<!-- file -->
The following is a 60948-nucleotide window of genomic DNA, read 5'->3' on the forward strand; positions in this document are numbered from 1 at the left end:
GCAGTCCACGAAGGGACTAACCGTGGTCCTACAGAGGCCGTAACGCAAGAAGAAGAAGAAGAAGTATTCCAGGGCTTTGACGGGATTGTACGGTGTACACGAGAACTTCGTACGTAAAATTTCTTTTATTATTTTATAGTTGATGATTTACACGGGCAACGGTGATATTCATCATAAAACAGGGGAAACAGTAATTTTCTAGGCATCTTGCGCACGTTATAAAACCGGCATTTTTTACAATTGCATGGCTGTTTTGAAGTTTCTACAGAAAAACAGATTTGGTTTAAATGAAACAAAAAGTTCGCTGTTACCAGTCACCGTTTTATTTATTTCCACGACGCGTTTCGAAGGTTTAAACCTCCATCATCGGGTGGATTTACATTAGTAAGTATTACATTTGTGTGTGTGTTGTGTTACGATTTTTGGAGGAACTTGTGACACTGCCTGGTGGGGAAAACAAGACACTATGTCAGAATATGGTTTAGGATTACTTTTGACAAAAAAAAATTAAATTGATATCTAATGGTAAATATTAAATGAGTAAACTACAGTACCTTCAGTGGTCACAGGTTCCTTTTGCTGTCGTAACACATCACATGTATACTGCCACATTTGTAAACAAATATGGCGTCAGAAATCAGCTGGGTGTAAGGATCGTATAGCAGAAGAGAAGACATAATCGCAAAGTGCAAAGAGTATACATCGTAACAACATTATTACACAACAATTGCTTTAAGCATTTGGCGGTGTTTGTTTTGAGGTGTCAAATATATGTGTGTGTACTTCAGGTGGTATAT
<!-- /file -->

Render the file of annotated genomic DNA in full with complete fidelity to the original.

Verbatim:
The following is a 60948-nucleotide window of genomic DNA, read 5'->3' on the forward strand; positions in this document are numbered from 1 at the left end:
GCAGTCCACGAAGGGACTAACCGTGGTCCTACAGAGGCCGTAACGCAAGAAGAAGAAGAAGAAGTATTCCAGGGCTTTGACGGGATTGTACGGTGTACACGAGAACTTCGTACGTAAAATTTCTTTTATTATTTTATAGTTGATGATTTACACGGGCAACGGTGATATTCATCATAAAACAGGGGAAACAGTAATTTTCTAGGCATCTTGCGCACGTTATAAAACCGGCATTTTTTACAATTGCATGGCTGTTTTGAAGTTTCTACAGAAAAACAGATTTGGTTTAAATGAAACAAAAAGTTCGCTGTTACCAGTCACCGTTTTATTTATTTCCACGACGCGTTTCGAAGGTTTAAACCTCCATCATCGGGTGGATTTACATTAGTAAGTATTACATTTGTGTGTGTGTTGTGTTACGATTTTTGGAGGAACTTGTGACACTGCCTGGTGGGGAAAACAAGACACTATGTCAGAATATGGTTTAGGATTACTTTTGACAAAAAAAAATTAAATTGATATCTAATGGTAAATATTAAATGAGTAAACTACAGTACCTTCAGTGGTCACAGGTTCCTTTTGCTGTCGTAACACATCACATGTATACTGCCACATTTGTAAACAAATATGGCGTCAGAAATCAGCTGGGTGTAAGGATCGTATAGCAGAAGAGAAGACATAATCGCAAAGTGCAAAGAGTATACATCGTAACAACATTATTACACAACAATTGCTTTAAGCATTTGGCGGTGTTTGTTTTGAGGTGTCAAATATATGTGTGTGTACTTCAGGTGGTATAT